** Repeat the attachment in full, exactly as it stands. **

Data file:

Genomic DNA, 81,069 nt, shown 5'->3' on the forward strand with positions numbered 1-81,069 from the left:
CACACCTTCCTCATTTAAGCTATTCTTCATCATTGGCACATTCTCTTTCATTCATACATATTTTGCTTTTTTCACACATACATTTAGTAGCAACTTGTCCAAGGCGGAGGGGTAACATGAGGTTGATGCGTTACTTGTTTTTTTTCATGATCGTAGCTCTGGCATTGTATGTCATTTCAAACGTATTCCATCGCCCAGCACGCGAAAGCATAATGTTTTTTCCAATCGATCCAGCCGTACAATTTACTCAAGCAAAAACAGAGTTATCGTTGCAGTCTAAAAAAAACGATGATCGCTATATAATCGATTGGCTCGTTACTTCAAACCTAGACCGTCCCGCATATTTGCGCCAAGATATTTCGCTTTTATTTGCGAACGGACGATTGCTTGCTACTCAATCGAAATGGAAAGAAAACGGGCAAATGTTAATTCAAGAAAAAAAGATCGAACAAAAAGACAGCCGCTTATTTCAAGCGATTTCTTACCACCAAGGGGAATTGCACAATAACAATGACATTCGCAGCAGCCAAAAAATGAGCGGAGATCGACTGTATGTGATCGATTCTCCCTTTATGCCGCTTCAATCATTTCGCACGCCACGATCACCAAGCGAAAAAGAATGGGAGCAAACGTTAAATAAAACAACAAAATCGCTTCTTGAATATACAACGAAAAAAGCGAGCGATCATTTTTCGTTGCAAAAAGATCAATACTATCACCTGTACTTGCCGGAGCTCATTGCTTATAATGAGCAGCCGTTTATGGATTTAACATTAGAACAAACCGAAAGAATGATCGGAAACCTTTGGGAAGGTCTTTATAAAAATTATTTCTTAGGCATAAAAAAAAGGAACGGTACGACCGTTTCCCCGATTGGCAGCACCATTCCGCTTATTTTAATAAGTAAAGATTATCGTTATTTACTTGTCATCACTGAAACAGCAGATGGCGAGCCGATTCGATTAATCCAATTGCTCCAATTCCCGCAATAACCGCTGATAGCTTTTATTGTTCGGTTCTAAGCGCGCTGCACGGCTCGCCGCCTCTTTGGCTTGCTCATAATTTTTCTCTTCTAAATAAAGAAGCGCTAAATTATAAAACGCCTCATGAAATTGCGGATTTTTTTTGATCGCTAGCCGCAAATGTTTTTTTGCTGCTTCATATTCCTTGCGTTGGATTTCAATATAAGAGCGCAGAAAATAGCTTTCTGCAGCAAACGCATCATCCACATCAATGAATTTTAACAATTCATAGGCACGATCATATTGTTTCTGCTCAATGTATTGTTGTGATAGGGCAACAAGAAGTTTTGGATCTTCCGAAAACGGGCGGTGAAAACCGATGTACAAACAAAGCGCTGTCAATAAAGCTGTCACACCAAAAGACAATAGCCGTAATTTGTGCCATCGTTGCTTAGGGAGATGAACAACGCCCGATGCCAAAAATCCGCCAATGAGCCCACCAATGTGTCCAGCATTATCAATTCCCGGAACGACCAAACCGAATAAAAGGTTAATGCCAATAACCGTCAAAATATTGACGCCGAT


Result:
Genomic DNA, 81,069 nt, shown 5'->3' on the forward strand with positions numbered 1-81,069 from the left:
CACACCTTCCTCATTTAAGCTATTCTTCATCATTGGCACATTCTCTTTCATTCATACATATTTTGCTTTTTTCACACATACATTTAGTAGCAACTTGTCCAAGGCGGAGGGGTAACATGAGGTTGATGCGTTACTTGTTTTTTTTCATGATCGTAGCTCTGGCATTGTATGTCATTTCAAACGTATTCCATCGCCCAGCACGCGAAAGCATAATGTTTTTTCCAATCGATCCAGCCGTACAATTTACTCAAGCAAAAACAGAGTTATCGTTGCAGTCTAAAAAAAACGATGATCGCTATATAATCGATTGGCTCGTTACTTCAAACCTAGACCGTCCCGCATATTTGCGCCAAGATATTTCGCTTTTATTTGCGAACGGACGATTGCTTGCTACTCAATCGAAATGGAAAGAAAACGGGCAAATGTTAATTCAAGAAAAAAAGATCGAACAAAAAGACAGCCGCTTATTTCAAGCGATTTCTTACCACCAAGGGGAATTGCACAATAACAATGACATTCGCAGCAGCCAAAAAATGAGCGGAGATCGACTGTATGTGATCGATTCTCCCTTTATGCCGCTTCAATCATTTCGCACGCCACGATCACCAAGCGAAAAAGAATGGGAGCAAACGTTAAATAAAACAACAAAATCGCTTCTTGAATATACAACGAAAAAAGCGAGCGATCATTTTTCGTTGCAAAAAGATCAATACTATCACCTGTACTTGCCGGAGCTCATTGCTTATAATGAGCAGCCGTTTATGGATTTAACATTAGAACAAACCGAAAGAATGATCGGAAACCTTTGGGAAGGTCTTTATAAAAATTATTTCTTAGGCATAAAAAAAAGGAACGGTACGACCGTTTCCCCGATTGGCAGCACCATTCCGCTTATTTTAATAAGTAAAGATTATCGTTATTTACTTGTCATCACTGAAACAGCAGATGGCGAGCCGATTCGATTAATCCAATTGCTCCAATTCCCGCAATAACCGCTGATAGCTTTTATTGTTCGGTTCTAAGCGCGCTGCACGGCTCGCCGCCTCTTTGGCTTGCTCATAATTTTTCTCTTCTAAATAAAGAAGCGCTAAATTATAAAACGCCTCATGAAATTGCGGATTTTTTTTGATCGCTAGCCGCAAATGTTTTTTTGCTGCTTCATATTCCTTGCGTTGGATTTCAATATAAGAGCGCAGAAAATAGCTTTCTGCAGCAAACGCATCATCCACATCAATGAATTTTAACAATTCATAGGCACGATCATATTGTTTCTGCTCAATGTATTGTTGTGATAGGGCAACAAGAAGTTTTGGATCTTCCGAAAACGGGCGGTGAAAACCGATGTACAAACAAAGCGCTGTCAATAAAGCTGTCACACCAAAAGACAATAGCCGTAATTTGTGCCATCGTTGCTTAGGGAGATGAACAACGCCCGATGCCAAAAATCCGCCAATGAGCCCACCAATGTGTCCAGCATTATCAATTCCCGGAACGACCAAACCGAATAAAAGGTTAATGCCAATAACCGTCAAAATATTGACGCCGAT